Concrete Keeps Transportation Moving

From runways to highways, from subways to transitways, concrete helps develop and maintain a sustainable, environmentally friendly transportation infrastructure for Canadians.

Custom-made concrete pavement is available, suitable for any application builders have in mind. Pervious concrete for parking lots filters rainwater through to the ground below, helping solve stormwater runoff problems.  Permeable interlocking concrete pavers also provide a drainable surface that can recharge groundwater systems and still carry heavy loads, such as container handling equipment at port operations and heavy trucks on streets and intersections. For industrial applications,  roller-compacted concrete (RCC) pavement can cover large areas very economically with a tough surface that stands up to heavy traffic, massive loads and adverse weather conditions.  Conventional concrete provides a durable, long-lasting pavement for many uses, including highways and streets; airport runways, taxiways and aprons; docks and piers for freighters and ocean liners; municipal sidewalks, curbs and gutters; public transit structures from express bus routes to subways; and private driveways and walkways.

Concrete is a sustainable paving material with many social, environmental, and economical benefits. Its long-lasting, durable surface stands up to heavy loads and requires less maintenance, creating less disruption for users over time, while leaving owners with more funds to invest in new infrastructure or other projects. Other sustainable benefits include, for example:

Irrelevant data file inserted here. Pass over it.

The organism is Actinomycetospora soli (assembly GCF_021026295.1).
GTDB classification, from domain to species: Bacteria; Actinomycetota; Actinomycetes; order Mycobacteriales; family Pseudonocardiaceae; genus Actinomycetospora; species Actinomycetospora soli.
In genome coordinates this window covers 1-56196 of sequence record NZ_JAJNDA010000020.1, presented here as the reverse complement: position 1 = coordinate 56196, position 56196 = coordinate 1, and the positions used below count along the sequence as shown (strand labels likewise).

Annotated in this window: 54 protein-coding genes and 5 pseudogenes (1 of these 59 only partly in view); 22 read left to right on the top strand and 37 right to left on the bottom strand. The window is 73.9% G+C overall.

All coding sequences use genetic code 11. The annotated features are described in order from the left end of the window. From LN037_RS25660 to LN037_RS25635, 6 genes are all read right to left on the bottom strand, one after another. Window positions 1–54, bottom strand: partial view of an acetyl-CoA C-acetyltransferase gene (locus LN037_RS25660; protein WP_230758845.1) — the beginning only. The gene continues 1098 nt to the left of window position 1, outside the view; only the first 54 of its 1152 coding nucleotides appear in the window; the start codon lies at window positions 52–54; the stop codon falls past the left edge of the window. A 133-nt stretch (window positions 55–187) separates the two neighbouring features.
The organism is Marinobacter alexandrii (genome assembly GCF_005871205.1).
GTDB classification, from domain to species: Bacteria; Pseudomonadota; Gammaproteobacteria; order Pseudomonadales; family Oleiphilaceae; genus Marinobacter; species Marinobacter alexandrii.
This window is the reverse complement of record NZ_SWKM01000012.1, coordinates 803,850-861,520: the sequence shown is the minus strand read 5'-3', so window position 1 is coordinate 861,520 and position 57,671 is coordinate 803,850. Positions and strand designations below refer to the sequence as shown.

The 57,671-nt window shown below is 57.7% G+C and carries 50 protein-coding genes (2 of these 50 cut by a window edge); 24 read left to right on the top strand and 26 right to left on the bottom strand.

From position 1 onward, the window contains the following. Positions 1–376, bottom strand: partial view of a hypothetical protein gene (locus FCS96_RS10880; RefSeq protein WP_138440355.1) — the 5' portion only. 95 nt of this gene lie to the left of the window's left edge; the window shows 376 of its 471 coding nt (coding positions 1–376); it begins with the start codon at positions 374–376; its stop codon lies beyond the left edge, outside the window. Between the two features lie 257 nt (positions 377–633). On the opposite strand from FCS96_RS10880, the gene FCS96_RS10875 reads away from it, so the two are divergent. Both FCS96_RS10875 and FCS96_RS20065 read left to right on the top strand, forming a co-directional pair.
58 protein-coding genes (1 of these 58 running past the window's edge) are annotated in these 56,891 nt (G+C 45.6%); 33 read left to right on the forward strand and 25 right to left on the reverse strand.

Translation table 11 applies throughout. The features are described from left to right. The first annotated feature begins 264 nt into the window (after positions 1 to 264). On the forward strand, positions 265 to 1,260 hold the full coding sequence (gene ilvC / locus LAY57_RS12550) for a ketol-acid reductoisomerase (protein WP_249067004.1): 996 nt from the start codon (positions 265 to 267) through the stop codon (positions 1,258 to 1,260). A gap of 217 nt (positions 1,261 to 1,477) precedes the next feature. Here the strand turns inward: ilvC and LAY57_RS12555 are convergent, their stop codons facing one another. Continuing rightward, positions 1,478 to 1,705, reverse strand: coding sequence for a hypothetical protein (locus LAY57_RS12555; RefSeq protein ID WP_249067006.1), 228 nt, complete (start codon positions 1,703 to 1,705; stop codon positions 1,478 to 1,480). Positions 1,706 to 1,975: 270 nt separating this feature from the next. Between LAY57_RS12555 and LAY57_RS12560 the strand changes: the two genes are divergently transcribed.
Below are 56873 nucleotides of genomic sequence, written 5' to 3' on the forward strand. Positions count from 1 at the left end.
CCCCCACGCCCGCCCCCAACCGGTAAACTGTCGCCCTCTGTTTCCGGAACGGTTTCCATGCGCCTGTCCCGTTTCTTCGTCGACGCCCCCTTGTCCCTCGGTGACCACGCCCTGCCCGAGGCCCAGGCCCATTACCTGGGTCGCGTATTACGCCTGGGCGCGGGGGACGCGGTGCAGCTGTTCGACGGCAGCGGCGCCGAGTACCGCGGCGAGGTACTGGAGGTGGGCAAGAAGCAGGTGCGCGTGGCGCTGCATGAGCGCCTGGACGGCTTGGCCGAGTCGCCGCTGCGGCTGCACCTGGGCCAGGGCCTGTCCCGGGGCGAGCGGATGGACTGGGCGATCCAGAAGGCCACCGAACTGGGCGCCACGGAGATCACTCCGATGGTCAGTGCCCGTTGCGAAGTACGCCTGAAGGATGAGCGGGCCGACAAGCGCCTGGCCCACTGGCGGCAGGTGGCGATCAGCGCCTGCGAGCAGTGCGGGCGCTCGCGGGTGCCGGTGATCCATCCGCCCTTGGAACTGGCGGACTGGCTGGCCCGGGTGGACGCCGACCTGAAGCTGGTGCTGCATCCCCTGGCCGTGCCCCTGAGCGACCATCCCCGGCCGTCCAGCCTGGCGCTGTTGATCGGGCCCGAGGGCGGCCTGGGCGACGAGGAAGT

• heavy trucks save fuel when operating on concrete pavement
  • concrete pavement is reusable and 100 % recyclable
  • industrial by-products (e.g. fly ash and slag cement) can be incorporated in concrete pavement mixtures, thereby diverting them away from landfills
  • less granular base and subbase is required under concrete pavement, which reduces the non-renewable resources needed for roadway construction
  • concrete pavements use less energy than equivalent asphalt pavements

For example, over a 50-year period, the embodied primary energy* required to construct, maintain, and rehabilitate a typical high volume concrete highway is one third of that required for its typical asphalt equivalent, as shown in pavement structure B.

Now available as a free download, the Athena Pavement LCA web tool and the Athena Pavement LCA desktop tool

This new software package provides life cycle assessment (LCA) results for the materials manufacturing, roadway construction, use and rehabilitation life cycle stages. It allows custom roadway design, or users can draw from a library of 50 existing pavements, this software allows for quick and easy comparison of multiple alternative design options.

An overview of the software is available here, and the software can be downloaded here. Please click here to register for an upcoming webinar on the Athena Sustainable Institute Environmental Impact Estimator for Highways.